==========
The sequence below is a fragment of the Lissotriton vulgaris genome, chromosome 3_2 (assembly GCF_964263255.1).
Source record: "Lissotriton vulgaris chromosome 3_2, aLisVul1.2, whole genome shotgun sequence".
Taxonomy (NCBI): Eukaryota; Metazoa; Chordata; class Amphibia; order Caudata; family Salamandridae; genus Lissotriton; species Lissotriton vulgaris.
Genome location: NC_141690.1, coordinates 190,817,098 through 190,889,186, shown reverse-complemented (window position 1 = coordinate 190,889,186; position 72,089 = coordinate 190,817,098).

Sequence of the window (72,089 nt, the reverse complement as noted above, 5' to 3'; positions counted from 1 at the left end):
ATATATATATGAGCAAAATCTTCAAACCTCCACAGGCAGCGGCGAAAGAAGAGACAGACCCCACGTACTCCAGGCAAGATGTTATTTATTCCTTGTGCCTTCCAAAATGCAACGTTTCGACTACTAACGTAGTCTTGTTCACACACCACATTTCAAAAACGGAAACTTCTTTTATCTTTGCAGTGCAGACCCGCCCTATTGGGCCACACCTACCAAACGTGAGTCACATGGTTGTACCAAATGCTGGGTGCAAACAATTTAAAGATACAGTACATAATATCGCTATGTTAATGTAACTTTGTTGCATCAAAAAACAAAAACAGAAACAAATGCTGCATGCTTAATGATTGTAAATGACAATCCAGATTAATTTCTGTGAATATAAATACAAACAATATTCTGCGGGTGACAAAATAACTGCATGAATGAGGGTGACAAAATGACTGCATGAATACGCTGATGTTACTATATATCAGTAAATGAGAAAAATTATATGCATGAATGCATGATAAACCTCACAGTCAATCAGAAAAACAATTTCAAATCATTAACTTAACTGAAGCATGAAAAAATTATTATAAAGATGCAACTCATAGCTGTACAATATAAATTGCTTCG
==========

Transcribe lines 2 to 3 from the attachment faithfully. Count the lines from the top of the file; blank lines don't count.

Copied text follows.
Source record: "Lissotriton vulgaris chromosome 3_2, aLisVul1.2, whole genome shotgun sequence".
Taxonomy (NCBI): Eukaryota; Metazoa; Chordata; class Amphibia; order Caudata; family Salamandridae; genus Lissotriton; species Lissotriton vulgaris.